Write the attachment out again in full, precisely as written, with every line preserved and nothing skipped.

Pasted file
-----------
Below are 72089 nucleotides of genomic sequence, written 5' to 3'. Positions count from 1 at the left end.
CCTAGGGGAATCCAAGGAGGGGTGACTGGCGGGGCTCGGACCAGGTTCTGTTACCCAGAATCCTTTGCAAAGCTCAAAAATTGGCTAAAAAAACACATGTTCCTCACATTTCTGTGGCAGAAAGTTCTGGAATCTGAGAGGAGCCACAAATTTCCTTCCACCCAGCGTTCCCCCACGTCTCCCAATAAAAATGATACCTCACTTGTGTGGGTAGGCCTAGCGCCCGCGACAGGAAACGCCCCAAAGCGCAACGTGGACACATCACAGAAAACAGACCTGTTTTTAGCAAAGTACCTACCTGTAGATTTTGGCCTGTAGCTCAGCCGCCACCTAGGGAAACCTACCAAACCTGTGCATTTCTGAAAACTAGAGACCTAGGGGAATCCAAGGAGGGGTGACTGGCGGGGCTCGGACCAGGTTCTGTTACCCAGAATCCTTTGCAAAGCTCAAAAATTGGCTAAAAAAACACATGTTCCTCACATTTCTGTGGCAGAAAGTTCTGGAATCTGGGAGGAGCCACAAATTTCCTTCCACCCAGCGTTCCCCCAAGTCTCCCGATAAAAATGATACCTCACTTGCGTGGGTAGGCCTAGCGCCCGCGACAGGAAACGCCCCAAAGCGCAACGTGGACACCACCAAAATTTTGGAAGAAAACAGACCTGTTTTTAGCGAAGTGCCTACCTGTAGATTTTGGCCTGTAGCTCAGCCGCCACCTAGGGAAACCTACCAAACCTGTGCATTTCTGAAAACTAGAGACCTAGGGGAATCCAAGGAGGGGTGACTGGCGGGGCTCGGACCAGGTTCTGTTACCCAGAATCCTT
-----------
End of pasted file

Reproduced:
Below are 72089 nucleotides of genomic sequence, written 5' to 3'. Positions count from 1 at the left end.
CCTAGGGGAATCCAAGGAGGGGTGACTGGCGGGGCTCGGACCAGGTTCTGTTACCCAGAATCCTTTGCAAAGCTCAAAAATTGGCTAAAAAAACACATGTTCCTCACATTTCTGTGGCAGAAAGTTCTGGAATCTGAGAGGAGCCACAAATTTCCTTCCACCCAGCGTTCCCCCACGTCTCCCAATAAAAATGATACCTCACTTGTGTGGGTAGGCCTAGCGCCCGCGACAGGAAACGCCCCAAAGCGCAACGTGGACACATCACAGAAAACAGACCTGTTTTTAGCAAAGTACCTACCTGTAGATTTTGGCCTGTAGCTCAGCCGCCACCTAGGGAAACCTACCAAACCTGTGCATTTCTGAAAACTAGAGACCTAGGGGAATCCAAGGAGGGGTGACTGGCGGGGCTCGGACCAGGTTCTGTTACCCAGAATCCTTTGCAAAGCTCAAAAATTGGCTAAAAAAACACATGTTCCTCACATTTCTGTGGCAGAAAGTTCTGGAATCTGGGAGGAGCCACAAATTTCCTTCCACCCAGCGTTCCCCCAAGTCTCCCGATAAAAATGATACCTCACTTGCGTGGGTAGGCCTAGCGCCCGCGACAGGAAACGCCCCAAAGCGCAACGTGGACACCACCAAAATTTTGGAAGAAAACAGACCTGTTTTTAGCGAAGTGCCTACCTGTAGATTTTGGCCTGTAGCTCAGCCGCCACCTAGGGAAACCTACCAAACCTGTGCATTTCTGAAAACTAGAGACCTAGGGGAATCCAAGGAGGGGTGACTGGCGGGGCTCGGACCAGGTTCTGTTACCCAGAATCCTT